Terrier Tech: E-Readers
Barnes & Noble’s Nook vs. Amazon’s Kindle| From BU Today | By Alan Wong and Joe Chan
In the video above, “Terrier Tech” cohosts Warren Towers and Courtney Bogard review the Barnes & Noble Nook and Amazon Kindle e-readers with textbooks and PDFs in mind. Photo by Kalman Zabarsky
Last spring, we launched “Terrier Tech,” an ongoing feature reviewing the latest mobile phones, tablets, and gadgets on the market. In our first segment of the new semester, we look at the two major e-readers on the market: the Barnes & Noble Nook and the Amazon Kindle.
On paper, e-readers appear to be an elegant, eco-friendly, and space-saving solution for students. Imagine a backpack without the weight of textbooks—not to mention the number of trees saved.
Just as landlines and notepads have given way to mobile phones and laptops, will textbooks eventually go electronic? Answer: not completely—and only if your textbooks don’t rely heavily on graphics, charts, or figures, a big “if” indeed. Sadly, for the moment science and engineering majors may want to hold off on studying exclusively via e-books.
So then, what are we trying to say? E-readers are great for classics majors or students whose textbooks are, well, mostly text.
The Barnes & Noble Nook and the Amazon Kindle are similar in both price and appearance: six-inch display, lightweight design, e-ink technology, PDF support, and long battery life. Both offer a base-level Wi-Fi version for $139. But there are a number of other varieties from which to choose. An ad-supported Wi-Fi version of the Kindle costs only $114. But you might want to consider spending a little more for the upgraded Kindle with free 3G + Wi-Fi. At $189, it’s well worth the price: the free 3G service allows you to download books virtually anywhere. There’s also the Wi-Fi-only Nook Color, available for those seeking more tablet-like applications from their e-reader, at $249, and the $379 Kindle DX, which boasts a large and improved 9.7-inch display. Based on our research and testing, we recommend the six-inch e-ink versions of the Nook and Kindle because of their optimal size, cost, and readability.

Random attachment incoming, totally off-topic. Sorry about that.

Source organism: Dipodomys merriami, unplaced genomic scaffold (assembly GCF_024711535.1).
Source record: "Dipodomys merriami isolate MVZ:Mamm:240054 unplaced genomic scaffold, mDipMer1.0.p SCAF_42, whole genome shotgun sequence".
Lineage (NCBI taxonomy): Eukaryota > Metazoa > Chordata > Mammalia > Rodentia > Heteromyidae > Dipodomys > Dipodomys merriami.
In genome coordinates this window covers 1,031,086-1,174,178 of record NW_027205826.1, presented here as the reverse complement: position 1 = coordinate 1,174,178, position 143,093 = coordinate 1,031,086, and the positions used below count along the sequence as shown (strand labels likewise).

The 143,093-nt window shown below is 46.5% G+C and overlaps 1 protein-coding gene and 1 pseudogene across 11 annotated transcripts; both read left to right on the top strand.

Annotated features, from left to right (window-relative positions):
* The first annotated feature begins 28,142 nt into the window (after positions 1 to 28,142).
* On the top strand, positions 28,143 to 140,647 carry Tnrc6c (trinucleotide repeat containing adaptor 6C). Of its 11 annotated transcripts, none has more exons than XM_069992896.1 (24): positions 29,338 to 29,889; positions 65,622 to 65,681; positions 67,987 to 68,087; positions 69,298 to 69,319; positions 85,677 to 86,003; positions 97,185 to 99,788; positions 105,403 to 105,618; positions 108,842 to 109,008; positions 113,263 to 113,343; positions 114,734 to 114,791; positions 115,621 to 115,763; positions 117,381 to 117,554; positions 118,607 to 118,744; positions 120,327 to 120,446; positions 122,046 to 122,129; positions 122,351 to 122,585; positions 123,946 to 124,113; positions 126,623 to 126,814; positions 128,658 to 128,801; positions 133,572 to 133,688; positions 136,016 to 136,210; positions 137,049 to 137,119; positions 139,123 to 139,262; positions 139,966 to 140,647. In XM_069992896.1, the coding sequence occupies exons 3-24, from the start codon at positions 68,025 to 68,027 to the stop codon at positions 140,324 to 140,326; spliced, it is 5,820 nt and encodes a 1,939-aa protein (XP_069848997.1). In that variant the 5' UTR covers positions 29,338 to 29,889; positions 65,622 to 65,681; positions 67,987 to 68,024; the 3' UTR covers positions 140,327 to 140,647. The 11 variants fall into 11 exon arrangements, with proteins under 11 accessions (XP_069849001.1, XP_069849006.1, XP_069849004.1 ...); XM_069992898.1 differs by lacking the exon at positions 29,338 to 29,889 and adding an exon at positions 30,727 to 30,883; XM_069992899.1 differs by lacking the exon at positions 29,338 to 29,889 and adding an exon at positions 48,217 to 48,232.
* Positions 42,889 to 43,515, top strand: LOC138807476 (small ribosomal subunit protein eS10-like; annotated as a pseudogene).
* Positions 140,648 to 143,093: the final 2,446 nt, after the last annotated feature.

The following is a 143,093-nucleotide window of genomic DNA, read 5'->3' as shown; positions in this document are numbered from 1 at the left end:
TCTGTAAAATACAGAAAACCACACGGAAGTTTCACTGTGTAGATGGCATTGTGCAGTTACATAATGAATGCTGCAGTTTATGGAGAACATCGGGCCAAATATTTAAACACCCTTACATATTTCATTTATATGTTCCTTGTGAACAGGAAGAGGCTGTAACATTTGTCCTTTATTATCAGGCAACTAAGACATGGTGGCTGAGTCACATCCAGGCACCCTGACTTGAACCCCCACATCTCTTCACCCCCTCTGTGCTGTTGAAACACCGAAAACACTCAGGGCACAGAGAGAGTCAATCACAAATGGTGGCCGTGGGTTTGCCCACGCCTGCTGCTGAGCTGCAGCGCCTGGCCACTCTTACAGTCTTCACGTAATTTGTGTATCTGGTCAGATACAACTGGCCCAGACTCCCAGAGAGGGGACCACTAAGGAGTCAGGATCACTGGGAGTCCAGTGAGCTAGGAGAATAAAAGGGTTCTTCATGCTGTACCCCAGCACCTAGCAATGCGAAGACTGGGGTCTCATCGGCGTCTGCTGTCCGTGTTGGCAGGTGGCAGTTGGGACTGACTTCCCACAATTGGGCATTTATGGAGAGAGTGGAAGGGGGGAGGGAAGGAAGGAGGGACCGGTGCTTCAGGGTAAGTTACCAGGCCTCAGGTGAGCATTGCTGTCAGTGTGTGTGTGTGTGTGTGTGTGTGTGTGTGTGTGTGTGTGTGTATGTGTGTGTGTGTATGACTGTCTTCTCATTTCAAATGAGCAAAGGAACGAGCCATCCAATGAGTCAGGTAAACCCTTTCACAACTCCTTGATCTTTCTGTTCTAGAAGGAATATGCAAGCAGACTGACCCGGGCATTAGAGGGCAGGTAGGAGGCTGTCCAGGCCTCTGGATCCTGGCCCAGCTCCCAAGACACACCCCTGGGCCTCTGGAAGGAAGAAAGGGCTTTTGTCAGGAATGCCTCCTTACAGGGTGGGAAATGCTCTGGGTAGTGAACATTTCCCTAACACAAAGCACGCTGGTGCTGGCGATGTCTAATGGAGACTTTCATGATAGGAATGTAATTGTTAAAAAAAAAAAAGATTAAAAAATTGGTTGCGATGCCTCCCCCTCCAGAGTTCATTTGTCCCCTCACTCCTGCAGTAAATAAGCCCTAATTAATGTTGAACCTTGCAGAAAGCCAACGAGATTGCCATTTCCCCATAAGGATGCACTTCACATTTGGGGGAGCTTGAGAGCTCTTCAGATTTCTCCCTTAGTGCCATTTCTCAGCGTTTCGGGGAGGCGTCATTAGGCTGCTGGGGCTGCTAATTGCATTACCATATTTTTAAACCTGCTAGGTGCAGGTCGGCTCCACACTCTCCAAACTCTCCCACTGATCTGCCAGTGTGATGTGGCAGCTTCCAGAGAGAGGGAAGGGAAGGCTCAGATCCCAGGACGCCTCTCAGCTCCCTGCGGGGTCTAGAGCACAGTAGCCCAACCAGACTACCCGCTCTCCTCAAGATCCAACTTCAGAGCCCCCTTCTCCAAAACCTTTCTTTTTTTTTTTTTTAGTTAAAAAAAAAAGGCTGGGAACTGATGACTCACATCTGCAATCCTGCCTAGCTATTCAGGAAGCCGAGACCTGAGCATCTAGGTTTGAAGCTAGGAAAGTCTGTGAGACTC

Despite their overwhelming similarities and ease of use, the Nook and Kindle are markedly different when it comes to navigation, compatibility, and PDF and ePub support. The Nook’s touch screen and the Kindle’s keyboard have their pros and cons, and we enjoyed the intuitiveness of each device’s approach. Oddly enough, the Nook fully supports library loans via the ePub format, where the Kindle does not.
Most salient is the way the devices handle Adobe PDF files. There is no doubt that the Kindle trumps the Nook here, with its ease and ability to zoom, highlight, and track notes. The Kindle also beats the Nook when it comes to organizing and categorizing PDF files. By contrast, Nook users must reprocess scanned PDF files using OCR (optical character recognition) to take full advantage of the Nook’s fairly limited PDF functionalities. Because professors and instructors rarely distribute scanned documents complete with OCR processing, students could end up spending a lot of time reprocessing the files, making the Nook an impractical solution.
Also of note, pagination can vary from print to Kindle to Nook. So if you’re in class and the professor refers to page 45 of a textbook, you may find yourself grappling to find the same passage in your Nook or Kindle e-book. And buyer beware: books purchased for the Nook cannot be used on the Kindle, and vice versa. And while textbooks are generally cheaper in their electronic format than they are in print, there’s no buyback for e-books at the end of the semester.
But if you’re going to buy an e-reader and you’re a student, “the evidence speaks for itself,” says “Terrier Tech” host Warren Towers. “The Amazon Kindle has the edge.”